Street Fighter 6 might change fighting games forever

Originally published at: Street Fighter 6 might change fighting games forever | Boing Boing

Well, difficulty scaling is a better way to put it. The new input system will only have half of the moves available for players so it’s still being encouraged for players to eventually to use the tried and true old school inputs.

They’re not the only company trying this. I played both network test weekends for DNF Duel and that game uses an simplified input system for all players but tries to balance it with knowledge check gameplay (I have a difficult time getting into the game with how spammy things can get in it). I think it’s the same case for that Power Rangers game too (never played it). And Riot’s League Of Legends fighting game is supposedly is going to handle inputs the same.

But getting past the topic of controls. I think SF6 might end up being the most popular entry in decades. I had a hard time getting into 4 (played the first 2 versions) and I thought 5 was good but I didn’t try it until it was up for free for PSN members when it was in a significantly more polished shape. Capcom needs this game to be amazing out of the gate to get over the many post SF4 stumbles they had with their fighting franchises.


SFIV was the last I played. I loved the presentation and feel, but was never very good, and got frustrated when trying to learn some of the mechanics that were reliant on exploiting i-frames and similar.
They essentially legitimised mechanics that were traditionally bugs in the engine and only usable by those with the keenest reflexes.

That, and unlike the last fighting game I played to any kind of decent level, Mortal Kombat 2, the inputs for SFIV seemed very hit-and-miss, especially on a gamepad.

Instead of the very digital-input feel of MK’s special move system (back, back, X, etc.), SF has always relied on a more analogue system of half, three-quarter or even complete circles of the stick, which I found too often or not, didn’t trigger.

In MK, as long as I remembered the button presses, I could guarantee I could get a special move off, but SF became an uncertainty.

I know a lot of the above would be scoffed at by high-level players, but that’s the barrier to entry for me, and I’m assuming many others.


How might SF6 “change fighting games forever”? That’s a heck of a headline that’s not followed up at all in this post.

I am not into this genre and this video does not seem to have any fundamental differences from SF2 except for everything being a lot more lusciously-rendered, in a way that kind of really dips into the uncanny valley when the action pauses and the characters just move back and forth a little as the players wait for each other to decide to make the first move.


It was for me as well. I mastered MK2 to a high level, but despite putting more hours into SF2, I never got to quite the same point. Some might say that’s because MK2 is “less sophisticated” but I genuinely had a lot of difficulty with the stick rotation moves beyond the quarter-turns. I can count on one hand the number of Zangief spins that I ever landed (not counting while practicing the move in isolation). Certainly many people have no problem doing it, but my hands just don’t seem to move the way they expect.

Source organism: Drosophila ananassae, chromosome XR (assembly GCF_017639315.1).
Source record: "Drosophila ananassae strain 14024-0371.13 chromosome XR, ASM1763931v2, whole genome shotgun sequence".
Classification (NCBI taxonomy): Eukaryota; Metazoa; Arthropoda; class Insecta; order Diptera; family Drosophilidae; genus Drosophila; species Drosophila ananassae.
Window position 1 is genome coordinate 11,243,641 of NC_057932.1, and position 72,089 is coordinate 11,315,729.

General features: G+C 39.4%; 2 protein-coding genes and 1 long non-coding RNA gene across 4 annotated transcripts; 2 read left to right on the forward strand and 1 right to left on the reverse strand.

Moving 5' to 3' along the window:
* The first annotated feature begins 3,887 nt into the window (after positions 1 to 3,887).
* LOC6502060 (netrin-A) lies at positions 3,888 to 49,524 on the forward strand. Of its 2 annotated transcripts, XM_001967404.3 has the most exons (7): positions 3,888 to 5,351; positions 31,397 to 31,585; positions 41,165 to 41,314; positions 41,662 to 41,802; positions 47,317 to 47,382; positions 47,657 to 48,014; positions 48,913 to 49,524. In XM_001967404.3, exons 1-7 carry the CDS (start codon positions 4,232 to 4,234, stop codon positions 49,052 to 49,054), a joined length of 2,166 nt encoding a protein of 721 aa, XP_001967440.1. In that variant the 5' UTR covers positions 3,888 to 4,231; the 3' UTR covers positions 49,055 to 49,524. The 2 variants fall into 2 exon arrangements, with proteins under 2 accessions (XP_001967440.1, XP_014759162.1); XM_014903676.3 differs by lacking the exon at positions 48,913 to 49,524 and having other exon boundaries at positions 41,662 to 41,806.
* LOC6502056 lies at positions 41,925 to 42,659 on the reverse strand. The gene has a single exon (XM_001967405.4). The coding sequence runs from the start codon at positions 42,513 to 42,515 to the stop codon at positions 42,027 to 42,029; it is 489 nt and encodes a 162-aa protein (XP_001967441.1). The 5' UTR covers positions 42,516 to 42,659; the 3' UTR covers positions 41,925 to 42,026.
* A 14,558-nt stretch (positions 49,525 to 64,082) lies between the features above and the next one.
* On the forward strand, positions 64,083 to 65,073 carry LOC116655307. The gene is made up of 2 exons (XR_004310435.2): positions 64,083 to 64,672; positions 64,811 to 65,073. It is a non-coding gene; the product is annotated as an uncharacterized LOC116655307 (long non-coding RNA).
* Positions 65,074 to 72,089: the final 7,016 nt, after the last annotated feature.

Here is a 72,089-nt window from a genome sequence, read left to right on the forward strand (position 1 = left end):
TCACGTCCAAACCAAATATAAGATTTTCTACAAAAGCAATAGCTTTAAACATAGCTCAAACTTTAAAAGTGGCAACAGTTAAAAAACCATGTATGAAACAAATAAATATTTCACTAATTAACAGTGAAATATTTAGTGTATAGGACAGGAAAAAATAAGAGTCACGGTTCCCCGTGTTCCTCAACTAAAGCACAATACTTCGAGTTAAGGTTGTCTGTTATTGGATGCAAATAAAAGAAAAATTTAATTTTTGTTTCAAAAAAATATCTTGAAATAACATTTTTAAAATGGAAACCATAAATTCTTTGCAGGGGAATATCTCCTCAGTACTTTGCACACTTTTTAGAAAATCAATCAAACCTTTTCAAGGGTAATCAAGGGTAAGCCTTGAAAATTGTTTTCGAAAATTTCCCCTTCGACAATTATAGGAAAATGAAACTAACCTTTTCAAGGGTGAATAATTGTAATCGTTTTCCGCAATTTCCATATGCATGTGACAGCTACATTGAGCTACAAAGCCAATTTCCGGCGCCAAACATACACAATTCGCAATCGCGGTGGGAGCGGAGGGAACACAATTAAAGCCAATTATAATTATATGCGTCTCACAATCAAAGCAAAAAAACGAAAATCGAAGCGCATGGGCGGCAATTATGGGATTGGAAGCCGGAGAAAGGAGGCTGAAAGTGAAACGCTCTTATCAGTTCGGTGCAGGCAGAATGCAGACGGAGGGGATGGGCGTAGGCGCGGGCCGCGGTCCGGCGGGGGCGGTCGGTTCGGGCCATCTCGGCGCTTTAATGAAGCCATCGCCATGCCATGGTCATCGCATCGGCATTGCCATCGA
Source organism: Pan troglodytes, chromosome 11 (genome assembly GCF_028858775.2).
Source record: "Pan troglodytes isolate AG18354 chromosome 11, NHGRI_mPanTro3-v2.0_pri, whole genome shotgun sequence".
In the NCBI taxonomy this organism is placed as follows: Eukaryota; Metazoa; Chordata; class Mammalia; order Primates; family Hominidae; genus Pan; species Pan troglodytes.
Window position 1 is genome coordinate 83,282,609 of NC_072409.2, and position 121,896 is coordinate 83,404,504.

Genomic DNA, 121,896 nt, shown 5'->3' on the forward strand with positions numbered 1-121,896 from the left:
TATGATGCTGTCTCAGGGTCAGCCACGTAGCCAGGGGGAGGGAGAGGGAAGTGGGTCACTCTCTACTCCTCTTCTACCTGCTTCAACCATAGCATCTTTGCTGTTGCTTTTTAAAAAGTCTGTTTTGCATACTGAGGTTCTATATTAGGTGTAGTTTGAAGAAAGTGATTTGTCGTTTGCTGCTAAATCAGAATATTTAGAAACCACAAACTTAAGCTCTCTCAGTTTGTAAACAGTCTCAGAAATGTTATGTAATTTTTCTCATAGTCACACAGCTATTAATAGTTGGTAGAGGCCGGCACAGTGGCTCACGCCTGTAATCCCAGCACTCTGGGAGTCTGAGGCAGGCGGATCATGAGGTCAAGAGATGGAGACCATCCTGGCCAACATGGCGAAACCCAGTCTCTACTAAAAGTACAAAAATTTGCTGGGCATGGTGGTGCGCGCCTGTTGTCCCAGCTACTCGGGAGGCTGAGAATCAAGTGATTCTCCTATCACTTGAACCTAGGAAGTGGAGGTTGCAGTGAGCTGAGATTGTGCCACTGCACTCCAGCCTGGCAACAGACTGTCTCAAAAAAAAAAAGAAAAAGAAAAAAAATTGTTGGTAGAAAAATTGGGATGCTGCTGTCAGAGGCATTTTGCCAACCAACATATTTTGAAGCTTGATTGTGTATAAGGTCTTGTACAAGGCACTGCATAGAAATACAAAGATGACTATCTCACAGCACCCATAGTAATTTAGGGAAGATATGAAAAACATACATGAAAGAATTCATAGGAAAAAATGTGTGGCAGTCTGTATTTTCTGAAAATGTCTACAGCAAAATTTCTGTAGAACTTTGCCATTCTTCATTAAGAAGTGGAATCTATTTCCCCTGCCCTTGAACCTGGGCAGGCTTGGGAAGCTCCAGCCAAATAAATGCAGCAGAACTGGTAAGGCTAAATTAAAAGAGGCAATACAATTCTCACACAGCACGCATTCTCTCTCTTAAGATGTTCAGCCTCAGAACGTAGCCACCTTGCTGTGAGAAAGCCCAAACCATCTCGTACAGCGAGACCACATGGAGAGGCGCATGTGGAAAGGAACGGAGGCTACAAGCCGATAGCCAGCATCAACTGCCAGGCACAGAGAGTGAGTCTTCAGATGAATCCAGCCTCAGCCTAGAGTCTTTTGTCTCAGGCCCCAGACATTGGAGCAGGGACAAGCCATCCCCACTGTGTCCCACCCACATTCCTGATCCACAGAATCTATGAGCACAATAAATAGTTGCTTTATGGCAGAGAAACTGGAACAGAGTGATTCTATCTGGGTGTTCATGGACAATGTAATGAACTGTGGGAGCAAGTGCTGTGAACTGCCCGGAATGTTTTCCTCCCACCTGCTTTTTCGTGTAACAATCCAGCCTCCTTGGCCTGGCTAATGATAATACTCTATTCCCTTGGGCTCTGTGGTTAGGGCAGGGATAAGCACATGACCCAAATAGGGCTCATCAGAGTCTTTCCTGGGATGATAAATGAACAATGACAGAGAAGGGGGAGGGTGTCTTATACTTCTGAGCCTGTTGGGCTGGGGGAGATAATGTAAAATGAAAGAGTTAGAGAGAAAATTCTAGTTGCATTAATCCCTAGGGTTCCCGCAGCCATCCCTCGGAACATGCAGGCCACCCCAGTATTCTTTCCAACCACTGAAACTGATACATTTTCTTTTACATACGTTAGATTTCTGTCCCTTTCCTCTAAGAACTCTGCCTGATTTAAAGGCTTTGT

Oh hey, it’s good to know I’m not all alone in this boat of people not able to execute the coolest moves.


Agreed, maybe I am missing something here, but the video was just like any other fighting game I have seem since 1990 but with more polygons.


Meh. If they really want to have something popular they need to add some of the features seen in that “Striking Vipers” episode of Black Mirror.


Stylistically, I much prefer the fighting games developed by Arc System Works, notably the Guilty Gear series and Dragonball FighterZ, based on the incredible modeling and animation work they put it to break the conventions of 3D modelling and animation to reproduce the artifacts of hand-drawn/cel-animated characters. (insert Brian Eno quote here)

I mean, look at this.


I’d never seen those before and all I’ve got is “whoa.”

Now, I’m only a casual gamer, but the first thing I thought of was “Jet Set Radio Future” on ultra-steroids, and I mean that as a huge compliment.

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Street Fighter has turned into a pay-to-play nightmare where you have to pay real money to unlock individual characters or go through a deliberately untenable grind.

Street fighter is going to alienate people alright but not because of complexity, but because of greed.

I’d love to see those guys collaborate with ex-Clover/Platinum people to make a new Viewtiful Joe.
That seems like it would fit their style perfectly.

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Thanks for sharing that link. The video was really interesting .

Darn near every game seems to get hyped up as “it might change gaming forever!!!” these days and it is so very, very, wearisome. Especially considering that Capcom has dropped the ball so many times already now.

At least this blurb has something resembling actual gameplay footage instead of another freakin’ prerendered unplayable cutscene, ayoye. (Though I would be hard-pressed to tell it apart from SF4 or SF5.)

You’re right. SF6 does nothing new. Even the simplified control option has been tried out by Capcom over a decade again. (Tatsunoko vs Capcom reduced the buttons used and versions of Capcom vs SNK 2 offered single inputs as macros for special moves.) The headline is hyperbole, but Capcom would probably love for people to believe it’s true after how disappointing SF5 has apparently been.

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